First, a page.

GAB: ​The blog started as a creative exercise to train myself to be more aware of what was happening in the art, design, and food world. From then on it took off and it changed a bit to be more focused on food and styling which is what I do.

My blogger duties are basically wearing many hats! Copy-writing, photographing, styling, editing, business skills (to create partnerships with sponsors or brands) and even a bit of HTML coding (for any bugs that may happen). A “day in the life of” looks like this: gather inspiration for a new post, test the recipe, gather props and ingredients, cook, style and shoot, edit, write the blog post, and promote to social channels. Mind you, due to my work schedule I currently don’t blog daily, I only update once a week­-ish.

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CJ: What is the best piece of advice you would give a baking/cooking enthusiast?

GAB​: Travel! Seriously, get out there. Cookbooks are awesome, and so are ideas from Pinterest, but traveling is just the real deal. You don’t have to go somewhere extremely expensive or exotic (though, if you can, then yes! by all means go), you can do trips in your state or province and try different things you’d never try before. Architecture, culture, nature; all of them will have a major impact on the way you see/create food.

CJ: You take gorgeous photos on Artful Desperado and your Instagram. What are your top three photography tips?

GAB: ​Top three would be: 1 -­ Great lighting. Lighting is key to achieving a great photograph, learn the basics and practice as much as you can and soon enough you’ll start seeing it everything in a different light (pun intended). 2 – If it doesn’t look good, then don’t share it­. The Internet is full of images, no need to add something that’s not appealing (there’s plenty of that already). Just Google “Martha Stewart food photos” and you’ll see what I mean. 3 ­- Experiment. Try different set ups and styles until you find the one that fits you, this also helps you learn lots about styling/photographing in different situations so you’ll become a pro.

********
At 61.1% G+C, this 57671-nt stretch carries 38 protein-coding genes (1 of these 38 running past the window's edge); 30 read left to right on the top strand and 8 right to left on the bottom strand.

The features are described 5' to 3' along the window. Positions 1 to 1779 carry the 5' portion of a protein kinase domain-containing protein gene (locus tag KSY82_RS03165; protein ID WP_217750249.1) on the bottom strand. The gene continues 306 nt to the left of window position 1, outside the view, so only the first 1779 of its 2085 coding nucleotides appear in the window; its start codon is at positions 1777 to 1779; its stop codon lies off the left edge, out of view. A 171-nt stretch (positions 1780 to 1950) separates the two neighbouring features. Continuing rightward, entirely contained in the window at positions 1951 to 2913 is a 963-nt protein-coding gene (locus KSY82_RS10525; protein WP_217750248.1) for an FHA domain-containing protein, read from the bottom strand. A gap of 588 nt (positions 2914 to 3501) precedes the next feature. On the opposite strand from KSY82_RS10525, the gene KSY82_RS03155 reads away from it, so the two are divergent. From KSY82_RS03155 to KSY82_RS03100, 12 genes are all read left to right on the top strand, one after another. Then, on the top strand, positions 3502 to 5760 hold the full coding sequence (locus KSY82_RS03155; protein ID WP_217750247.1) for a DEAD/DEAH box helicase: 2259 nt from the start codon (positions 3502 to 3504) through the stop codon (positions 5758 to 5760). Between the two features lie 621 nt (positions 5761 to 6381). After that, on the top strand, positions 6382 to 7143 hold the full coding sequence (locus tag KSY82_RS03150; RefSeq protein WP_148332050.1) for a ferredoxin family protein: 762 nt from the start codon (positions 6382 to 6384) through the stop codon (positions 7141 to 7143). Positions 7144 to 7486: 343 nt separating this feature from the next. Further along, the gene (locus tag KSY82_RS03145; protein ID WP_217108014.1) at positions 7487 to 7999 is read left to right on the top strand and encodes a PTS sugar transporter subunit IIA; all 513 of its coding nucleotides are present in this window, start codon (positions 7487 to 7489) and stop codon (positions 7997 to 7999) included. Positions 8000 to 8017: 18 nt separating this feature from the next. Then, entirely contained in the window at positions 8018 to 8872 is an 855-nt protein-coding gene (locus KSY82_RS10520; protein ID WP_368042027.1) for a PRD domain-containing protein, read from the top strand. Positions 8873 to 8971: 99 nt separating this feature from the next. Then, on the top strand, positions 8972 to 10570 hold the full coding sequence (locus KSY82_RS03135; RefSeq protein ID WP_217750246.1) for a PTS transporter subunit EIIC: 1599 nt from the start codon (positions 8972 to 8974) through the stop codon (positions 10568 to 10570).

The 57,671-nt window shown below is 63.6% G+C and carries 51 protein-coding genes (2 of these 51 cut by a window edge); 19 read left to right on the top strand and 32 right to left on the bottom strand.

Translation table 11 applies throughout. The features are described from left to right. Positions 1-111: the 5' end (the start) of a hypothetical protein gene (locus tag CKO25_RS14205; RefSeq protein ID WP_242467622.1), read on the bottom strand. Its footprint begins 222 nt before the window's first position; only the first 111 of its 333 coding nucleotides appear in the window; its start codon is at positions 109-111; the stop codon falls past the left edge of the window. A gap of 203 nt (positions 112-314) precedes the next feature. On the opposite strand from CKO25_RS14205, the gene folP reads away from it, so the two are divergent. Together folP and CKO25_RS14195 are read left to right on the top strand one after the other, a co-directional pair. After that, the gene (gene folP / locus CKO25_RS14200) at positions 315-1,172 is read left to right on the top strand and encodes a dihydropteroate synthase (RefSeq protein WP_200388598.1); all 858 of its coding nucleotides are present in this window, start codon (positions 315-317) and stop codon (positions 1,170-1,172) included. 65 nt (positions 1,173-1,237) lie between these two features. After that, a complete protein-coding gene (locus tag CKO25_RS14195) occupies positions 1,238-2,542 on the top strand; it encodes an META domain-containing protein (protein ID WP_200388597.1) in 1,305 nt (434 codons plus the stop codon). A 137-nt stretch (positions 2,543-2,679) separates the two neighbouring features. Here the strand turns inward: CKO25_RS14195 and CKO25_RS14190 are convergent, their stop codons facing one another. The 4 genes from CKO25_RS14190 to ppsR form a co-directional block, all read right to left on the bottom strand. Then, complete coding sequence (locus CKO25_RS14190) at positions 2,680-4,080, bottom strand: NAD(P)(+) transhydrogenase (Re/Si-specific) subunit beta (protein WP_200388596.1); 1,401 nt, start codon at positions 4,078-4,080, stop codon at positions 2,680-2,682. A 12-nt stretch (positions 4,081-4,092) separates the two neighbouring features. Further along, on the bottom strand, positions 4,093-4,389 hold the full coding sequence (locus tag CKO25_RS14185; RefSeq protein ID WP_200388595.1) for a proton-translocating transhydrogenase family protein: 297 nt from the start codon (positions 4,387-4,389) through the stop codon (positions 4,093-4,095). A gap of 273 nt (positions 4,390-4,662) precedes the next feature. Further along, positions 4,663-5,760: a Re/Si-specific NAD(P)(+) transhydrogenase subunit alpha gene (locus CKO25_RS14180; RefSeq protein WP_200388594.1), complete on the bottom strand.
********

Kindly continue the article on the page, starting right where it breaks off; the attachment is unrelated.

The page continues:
CJ: You are also a photographer and stylist at Luvo Inc, a company that provides healthy and convenient pre­made meals that are good for you. What does your role as photographer and stylist entail?

GAB: ​My job is making sure we visually showcase our food and team recipes in the best way possible, according to brand standards and also depending on what our customers love. I also coordinate our photo shoots making sure we have everything we need: food, props, equipment, etc. On a typical week I’d be brainstorming for a shoot, hunting new props, working with our team to design a set for our “scenes,” cooking, and testing recipes, etc. It’s busy!

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CJ: What is your favorite meal or dessert you’ve ever made?

GAB: That would be a very simple and easy Mexican flan ­- honestly, whenever I make it it’s a couple hours before I eat it all. I love it because it brings back so many childhood memories and tastes like heaven.

CJ: What advice would you give to a young person hoping to set themselves up for success in the culinary world?

GAB: ​Have stamina! The kitchen is tough place. Also try to gain as much experience outside of regular work; go intern at a top restaurant or practice at home with friends and document it (these are the baby steps of starting to build your own recipes). Surround yourself with activities that will enrich your culinary style: go see some art shows, watch food documentaries and movies, check out classic cookbooks from the library. The more you know your craft, the more you’ll get noticed in the industry. Basically you’ve got to build respect from day one. Street cred, ya know!?